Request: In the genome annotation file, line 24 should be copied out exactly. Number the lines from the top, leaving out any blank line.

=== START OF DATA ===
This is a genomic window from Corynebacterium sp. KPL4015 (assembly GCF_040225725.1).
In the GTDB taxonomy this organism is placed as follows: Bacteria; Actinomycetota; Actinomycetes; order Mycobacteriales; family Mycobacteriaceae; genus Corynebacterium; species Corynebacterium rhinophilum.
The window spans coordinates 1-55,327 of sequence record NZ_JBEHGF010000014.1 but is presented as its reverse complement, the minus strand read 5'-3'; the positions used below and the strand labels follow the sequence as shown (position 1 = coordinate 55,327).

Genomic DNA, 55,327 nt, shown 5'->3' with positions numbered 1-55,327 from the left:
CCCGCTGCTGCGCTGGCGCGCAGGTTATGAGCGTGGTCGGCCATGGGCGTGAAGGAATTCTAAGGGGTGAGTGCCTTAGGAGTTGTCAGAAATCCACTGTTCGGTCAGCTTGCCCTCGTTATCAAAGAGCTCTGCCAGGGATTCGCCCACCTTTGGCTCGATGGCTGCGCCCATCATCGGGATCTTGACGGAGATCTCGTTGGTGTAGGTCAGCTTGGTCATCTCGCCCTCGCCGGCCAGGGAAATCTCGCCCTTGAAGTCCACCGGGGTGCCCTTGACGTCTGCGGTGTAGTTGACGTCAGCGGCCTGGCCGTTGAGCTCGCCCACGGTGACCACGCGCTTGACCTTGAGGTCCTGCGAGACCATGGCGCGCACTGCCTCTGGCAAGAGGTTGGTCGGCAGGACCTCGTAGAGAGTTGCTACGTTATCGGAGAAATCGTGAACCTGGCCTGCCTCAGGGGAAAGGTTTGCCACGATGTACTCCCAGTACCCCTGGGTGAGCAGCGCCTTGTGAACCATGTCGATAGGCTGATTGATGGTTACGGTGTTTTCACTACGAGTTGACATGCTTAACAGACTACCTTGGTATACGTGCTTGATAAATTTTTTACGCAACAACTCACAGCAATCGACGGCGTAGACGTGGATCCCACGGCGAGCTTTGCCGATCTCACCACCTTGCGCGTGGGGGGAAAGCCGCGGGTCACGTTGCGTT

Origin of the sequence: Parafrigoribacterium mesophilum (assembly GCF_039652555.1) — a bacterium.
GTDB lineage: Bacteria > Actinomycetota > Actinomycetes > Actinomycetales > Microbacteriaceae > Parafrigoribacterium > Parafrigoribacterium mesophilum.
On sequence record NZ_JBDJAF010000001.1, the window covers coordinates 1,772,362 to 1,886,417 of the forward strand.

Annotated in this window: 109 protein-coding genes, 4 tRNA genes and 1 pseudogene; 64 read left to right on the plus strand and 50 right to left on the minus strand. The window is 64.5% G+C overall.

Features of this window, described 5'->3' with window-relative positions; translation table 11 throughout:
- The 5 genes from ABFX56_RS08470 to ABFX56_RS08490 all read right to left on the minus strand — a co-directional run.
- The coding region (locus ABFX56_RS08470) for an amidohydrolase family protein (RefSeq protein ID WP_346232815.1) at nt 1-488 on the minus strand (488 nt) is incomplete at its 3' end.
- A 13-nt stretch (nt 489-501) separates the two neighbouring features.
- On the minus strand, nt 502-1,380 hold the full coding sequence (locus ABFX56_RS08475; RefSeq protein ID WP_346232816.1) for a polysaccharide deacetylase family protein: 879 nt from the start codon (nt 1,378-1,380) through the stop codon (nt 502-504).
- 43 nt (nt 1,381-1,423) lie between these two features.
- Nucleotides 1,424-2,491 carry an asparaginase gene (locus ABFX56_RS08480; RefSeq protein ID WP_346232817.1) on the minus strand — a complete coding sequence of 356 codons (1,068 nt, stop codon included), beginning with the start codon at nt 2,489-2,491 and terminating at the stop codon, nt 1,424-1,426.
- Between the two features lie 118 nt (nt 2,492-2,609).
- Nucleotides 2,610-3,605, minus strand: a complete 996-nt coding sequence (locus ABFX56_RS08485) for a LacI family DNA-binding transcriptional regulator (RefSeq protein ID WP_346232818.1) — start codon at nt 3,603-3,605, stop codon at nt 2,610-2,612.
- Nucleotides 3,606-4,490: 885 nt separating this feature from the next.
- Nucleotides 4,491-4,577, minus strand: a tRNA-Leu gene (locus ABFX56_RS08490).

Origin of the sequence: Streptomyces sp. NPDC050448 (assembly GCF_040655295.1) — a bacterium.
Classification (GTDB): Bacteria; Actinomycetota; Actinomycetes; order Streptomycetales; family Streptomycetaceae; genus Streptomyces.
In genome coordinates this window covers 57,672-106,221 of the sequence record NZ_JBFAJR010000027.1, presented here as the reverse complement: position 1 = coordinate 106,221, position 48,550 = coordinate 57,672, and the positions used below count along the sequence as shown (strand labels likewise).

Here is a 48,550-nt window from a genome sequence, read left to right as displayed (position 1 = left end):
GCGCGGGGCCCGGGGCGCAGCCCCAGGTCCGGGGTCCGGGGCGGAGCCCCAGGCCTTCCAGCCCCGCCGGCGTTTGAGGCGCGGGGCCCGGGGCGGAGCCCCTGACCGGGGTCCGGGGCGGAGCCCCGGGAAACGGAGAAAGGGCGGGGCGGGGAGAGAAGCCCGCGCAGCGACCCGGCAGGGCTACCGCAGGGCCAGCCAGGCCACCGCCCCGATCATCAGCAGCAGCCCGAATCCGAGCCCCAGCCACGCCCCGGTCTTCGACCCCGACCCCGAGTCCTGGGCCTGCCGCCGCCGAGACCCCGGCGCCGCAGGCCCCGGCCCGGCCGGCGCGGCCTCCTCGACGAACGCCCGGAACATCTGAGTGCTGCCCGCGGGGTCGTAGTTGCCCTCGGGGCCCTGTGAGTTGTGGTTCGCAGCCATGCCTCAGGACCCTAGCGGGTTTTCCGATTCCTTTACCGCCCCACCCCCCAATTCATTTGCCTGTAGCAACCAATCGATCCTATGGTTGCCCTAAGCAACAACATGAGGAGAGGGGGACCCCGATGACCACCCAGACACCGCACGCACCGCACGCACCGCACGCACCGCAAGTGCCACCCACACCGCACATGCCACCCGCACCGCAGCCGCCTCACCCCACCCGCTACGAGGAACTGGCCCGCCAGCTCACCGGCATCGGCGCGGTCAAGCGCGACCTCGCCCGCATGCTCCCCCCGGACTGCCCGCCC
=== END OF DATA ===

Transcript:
Here is a 48,550-nt window from a genome sequence, read left to right as displayed (position 1 = left end):